Lights: A legal requirement if you’re going to ride at night, and just sensible too. A flashing rear light is now almost a sign of a bike; many riders like to pair a flasher with a constant light because it’s easier for drivers to track the position of a steady light on dark roads. Up front you have a huge range of choices from small lights that will get you seen to high-power systems that light the road for many metres ahead.
Mudguards: Spray from the tyres makes a big contribution to a winter soaking, so if you’re going to ride when there’s a chance of rain (all but a few days per year in the UK!) mudguards will keep you a lot drier. Clip-on mudguards can be fitted to road bikes with tight clearances, while if your bike has more room in the frame you can use full-coverage bolt-on guards.
Rack & luggage: If you want to carry stuff while you ride you have two options: panniers that clip on to a rack bolted to the rear of the bike; or a rucksack. Panniers are more comfortable and allow you to carry more, but are awkward off the bike. A rucksack is easy to carry off the bike, usually has lots of compartments to help keep you organised or lose your keys in, but will give you a sweaty back. You decide your priorities and make your choice.
Pedals: Many bikes, especially better quality road bikes, come without pedals, or with very cheap plastic-bodied pedals that are only there to make up the numbers. For a beginner the best options are flat, BMX-style pedals you can use with any shoes or double-sided ‘clipless’ pedals. These use a mechanism to hold a special shoe in place on the pedal, but you can still walk in them.
Tyres: Our recommendation these days is simple: fit the fattest tyres the frame will take unless you have a very good reason to do otherwise. Fat tyres smooth the ride and good quality ones don’t slow you down. Most road bikes will take 25mm or 26mm tyres, but the latest designs have room for 28mm tyres or even fatter. The same applies to hybrids and even mountain bikes, though in some cases you’ll want to leave room for mudguards.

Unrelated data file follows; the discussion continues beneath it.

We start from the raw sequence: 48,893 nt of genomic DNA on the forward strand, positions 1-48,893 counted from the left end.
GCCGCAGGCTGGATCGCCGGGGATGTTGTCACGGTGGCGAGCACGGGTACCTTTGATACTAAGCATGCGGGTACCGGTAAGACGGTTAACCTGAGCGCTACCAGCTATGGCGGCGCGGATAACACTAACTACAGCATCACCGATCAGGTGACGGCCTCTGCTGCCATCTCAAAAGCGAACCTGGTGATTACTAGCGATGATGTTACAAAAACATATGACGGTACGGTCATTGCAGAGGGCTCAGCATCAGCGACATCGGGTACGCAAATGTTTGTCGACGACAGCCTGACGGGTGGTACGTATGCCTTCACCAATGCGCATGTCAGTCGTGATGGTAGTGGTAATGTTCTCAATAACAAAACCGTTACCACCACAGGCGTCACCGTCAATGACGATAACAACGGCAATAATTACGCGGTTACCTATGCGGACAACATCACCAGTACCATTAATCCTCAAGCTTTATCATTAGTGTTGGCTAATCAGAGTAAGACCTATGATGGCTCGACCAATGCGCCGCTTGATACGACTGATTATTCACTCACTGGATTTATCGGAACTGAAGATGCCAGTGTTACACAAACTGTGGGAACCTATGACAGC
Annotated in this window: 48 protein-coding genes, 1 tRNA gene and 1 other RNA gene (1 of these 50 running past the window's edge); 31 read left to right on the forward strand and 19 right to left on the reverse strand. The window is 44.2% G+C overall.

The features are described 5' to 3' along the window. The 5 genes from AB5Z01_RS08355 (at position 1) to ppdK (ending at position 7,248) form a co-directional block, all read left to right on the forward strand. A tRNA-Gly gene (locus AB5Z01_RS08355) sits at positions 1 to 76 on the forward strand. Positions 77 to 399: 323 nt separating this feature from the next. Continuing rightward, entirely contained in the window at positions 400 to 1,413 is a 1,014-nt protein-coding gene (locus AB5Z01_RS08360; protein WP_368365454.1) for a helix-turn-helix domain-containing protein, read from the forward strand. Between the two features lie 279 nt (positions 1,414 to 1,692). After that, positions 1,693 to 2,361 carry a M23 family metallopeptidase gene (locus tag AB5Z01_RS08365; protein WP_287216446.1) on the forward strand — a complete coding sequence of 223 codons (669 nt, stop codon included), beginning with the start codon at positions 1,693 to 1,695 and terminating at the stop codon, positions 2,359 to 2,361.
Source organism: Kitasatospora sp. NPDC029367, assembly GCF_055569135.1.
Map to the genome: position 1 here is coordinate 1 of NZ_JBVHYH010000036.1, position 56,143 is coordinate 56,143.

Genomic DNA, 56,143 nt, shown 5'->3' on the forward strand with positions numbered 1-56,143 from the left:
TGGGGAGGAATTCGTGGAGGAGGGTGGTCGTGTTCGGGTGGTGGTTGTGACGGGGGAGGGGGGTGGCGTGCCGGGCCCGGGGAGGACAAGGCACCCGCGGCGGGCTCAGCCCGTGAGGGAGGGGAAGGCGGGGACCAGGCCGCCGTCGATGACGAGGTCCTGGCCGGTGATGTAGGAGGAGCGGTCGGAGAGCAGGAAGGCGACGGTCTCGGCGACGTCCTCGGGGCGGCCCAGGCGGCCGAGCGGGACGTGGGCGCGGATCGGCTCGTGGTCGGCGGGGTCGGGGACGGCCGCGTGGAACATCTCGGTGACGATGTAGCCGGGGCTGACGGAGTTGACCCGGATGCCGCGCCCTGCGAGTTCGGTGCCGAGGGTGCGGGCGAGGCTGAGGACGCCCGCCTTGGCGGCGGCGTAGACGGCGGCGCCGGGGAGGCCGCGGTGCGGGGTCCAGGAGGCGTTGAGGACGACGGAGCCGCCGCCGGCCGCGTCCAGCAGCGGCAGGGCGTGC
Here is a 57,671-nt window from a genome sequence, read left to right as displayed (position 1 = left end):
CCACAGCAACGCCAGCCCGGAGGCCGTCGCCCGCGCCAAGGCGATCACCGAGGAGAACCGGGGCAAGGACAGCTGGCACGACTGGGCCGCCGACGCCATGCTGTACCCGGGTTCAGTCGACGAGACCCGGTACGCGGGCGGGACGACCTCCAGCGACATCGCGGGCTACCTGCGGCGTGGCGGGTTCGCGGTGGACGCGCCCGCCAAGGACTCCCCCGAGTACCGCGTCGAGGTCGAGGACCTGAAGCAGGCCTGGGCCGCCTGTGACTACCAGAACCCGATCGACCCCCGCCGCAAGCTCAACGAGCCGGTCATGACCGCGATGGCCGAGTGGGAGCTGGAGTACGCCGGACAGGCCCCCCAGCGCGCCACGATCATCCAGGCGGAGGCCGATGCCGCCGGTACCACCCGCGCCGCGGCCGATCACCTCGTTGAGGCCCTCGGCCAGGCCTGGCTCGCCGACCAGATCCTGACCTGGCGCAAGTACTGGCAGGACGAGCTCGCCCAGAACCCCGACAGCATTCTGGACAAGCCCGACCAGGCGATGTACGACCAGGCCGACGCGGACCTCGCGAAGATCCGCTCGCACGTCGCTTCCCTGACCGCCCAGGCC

It was bound to happen. Get out and enjoy your new bike anyway.
The aim of road.cc buyer's guides is to give you the most, authoritative, objective and up-to-date buying advice. We continuously update and republish our guides, checking prices, availability and looking for the best deals.
Our guides include links to websites where you can buy the featured products. Like most sites we make a small amount of money if you buy something after clicking on one of those links. We want you to be happy with what you buy, so we only include a product if we think it's one of the best of its kind.
As far as possible that means recommending equipment that we have actually reviewed, but we also include products that are popular, highly-regarded benchmarks in their categories.
road.cc buyer's guides are maintained and updated by Mildred Locke. Email Mildred with comments, corrections or queries.
John has been writing about bikes and cycling for over 30 years since discovering that people were mug enough to pay him for it rather than expecting him to do an honest day's work.
He was heavily involved in the mountain bike boom of the late 1980s as a racer, team manager and race promoter, and that led to writing for Mountain Biking UK magazine shortly after its inception. He got the gig by phoning up the editor and telling him the magazine was rubbish and he could do better. Rather than telling him to get lost, MBUK editor Tym Manley called John’s bluff and the rest is history.
Since then he has worked on MTB Pro magazine and was editor of Maximum Mountain Bike and Australian Mountain Bike magazines, before switching to the web in 2000 to work for CyclingNews.com. Along with road.cc founder Tony Farrelly, John was on the launch team for BikeRadar.com and subsequently became editor in chief of Future Publishing’s group of cycling magazines and websites, including Cycling Plus, MBUK, What Mountain Bike and Procycling.
John has also written for Cyclist magazine, edited the BikeMagic website and was founding editor of TotalWomensCycling.com before handing over to someone far more representative of the site's main audience.
He joined road.cc in 2013. He lives in Cambridge where the lack of hills is more than made up for by the headwinds.